Guatemala has quietly become the transshipment point for more than 75 percent of the cocaine smuggled into the U.S., the Boston Globe reports. Loosely patrolled borders, two coastlines, corruption, and lax enforcement have long made Guatemala a favored transit point for contraband. With U.S. resources channeled toward battling drugs in Colombia and terrorism in the Middle East, organized crime has made even more dramatic inroads in the past several years.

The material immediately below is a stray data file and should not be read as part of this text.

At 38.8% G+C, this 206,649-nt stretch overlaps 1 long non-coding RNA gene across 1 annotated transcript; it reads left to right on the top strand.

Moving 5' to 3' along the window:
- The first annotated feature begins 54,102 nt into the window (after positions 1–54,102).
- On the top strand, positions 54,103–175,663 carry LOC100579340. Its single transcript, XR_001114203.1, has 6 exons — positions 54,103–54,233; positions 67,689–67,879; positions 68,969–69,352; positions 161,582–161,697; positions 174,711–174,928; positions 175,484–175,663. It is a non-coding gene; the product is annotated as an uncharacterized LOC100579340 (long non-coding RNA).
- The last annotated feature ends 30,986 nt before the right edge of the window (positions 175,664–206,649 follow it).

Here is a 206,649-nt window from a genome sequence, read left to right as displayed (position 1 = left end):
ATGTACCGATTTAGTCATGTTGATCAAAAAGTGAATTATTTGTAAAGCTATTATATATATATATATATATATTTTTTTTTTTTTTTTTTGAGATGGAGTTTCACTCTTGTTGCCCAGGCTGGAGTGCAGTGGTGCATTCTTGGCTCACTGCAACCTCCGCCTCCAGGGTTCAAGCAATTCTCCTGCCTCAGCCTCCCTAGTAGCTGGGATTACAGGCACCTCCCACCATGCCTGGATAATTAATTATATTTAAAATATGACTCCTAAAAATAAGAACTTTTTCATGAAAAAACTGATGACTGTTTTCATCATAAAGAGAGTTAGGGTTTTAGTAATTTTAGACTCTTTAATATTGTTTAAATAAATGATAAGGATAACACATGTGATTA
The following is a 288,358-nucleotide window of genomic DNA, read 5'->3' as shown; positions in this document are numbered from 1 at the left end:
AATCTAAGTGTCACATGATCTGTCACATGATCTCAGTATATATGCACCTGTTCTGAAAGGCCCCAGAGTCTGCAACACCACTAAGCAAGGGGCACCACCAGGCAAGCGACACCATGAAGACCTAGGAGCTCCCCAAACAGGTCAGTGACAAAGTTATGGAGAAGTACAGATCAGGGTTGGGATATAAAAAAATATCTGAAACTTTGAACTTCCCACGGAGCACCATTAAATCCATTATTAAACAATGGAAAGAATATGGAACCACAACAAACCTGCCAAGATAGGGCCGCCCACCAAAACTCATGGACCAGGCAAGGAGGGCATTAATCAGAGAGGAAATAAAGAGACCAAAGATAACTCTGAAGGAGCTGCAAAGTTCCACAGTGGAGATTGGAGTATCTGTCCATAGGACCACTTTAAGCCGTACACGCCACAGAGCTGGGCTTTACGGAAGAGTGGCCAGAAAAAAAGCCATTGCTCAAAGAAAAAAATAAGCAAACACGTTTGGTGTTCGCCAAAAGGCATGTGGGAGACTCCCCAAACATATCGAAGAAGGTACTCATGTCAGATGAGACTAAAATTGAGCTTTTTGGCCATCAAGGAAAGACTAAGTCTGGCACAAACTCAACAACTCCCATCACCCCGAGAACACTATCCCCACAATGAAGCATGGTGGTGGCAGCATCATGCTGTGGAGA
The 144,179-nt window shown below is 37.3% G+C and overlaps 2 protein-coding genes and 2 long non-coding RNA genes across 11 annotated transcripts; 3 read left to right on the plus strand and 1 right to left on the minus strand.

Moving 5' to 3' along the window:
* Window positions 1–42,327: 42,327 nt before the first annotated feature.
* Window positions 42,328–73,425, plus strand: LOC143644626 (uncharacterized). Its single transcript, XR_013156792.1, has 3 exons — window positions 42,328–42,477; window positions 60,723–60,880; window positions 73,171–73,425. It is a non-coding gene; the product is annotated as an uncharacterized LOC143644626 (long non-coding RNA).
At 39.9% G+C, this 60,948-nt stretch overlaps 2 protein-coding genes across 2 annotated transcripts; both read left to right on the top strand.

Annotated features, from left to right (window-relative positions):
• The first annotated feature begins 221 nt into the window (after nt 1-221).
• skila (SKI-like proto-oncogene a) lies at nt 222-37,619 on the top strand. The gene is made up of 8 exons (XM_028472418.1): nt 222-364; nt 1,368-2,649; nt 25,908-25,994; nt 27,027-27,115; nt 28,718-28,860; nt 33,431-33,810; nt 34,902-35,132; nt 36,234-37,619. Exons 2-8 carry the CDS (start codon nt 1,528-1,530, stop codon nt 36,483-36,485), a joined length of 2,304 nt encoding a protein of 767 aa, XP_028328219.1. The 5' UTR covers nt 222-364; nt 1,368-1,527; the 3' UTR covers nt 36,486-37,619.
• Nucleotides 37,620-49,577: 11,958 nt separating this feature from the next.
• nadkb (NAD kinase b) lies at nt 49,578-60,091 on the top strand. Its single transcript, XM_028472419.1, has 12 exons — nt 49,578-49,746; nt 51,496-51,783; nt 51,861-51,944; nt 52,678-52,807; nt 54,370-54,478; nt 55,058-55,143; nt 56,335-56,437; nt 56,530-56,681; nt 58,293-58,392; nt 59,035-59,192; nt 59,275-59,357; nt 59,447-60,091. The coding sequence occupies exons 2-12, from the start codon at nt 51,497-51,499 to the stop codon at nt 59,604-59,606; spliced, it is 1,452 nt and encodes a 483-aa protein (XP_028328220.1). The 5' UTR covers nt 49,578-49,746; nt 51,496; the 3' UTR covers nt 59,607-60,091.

In the first half of this year, traffickers moved 90 percent of U.S.-bound cocaine through Central America, much of it through Guatemala, a top U.S. Drug Enforcement Administration official told Congress this month. As Mexico has stepped up antidrug patrols and interdiction, traffickers are increasingly looking to Guatemala as a dropoff point. Senior Guatemalan officials said they would ask for stepped-up US military cooperation and a permanent DEA base in the dense jungle bordering Mexico. Their remarks followed the arrest this month near Washington, D.C., of Guatemala’s top three antidrug investigators on charges of narcotics trafficking. As U.S. Coast Guard and Navy boats stepped up patrols along the coast in the past year, traffickers have begun to use small planes to drop cocaine packets along coastlines and pay fishermen to pick them up and hand them off to the trafficking networks onshore.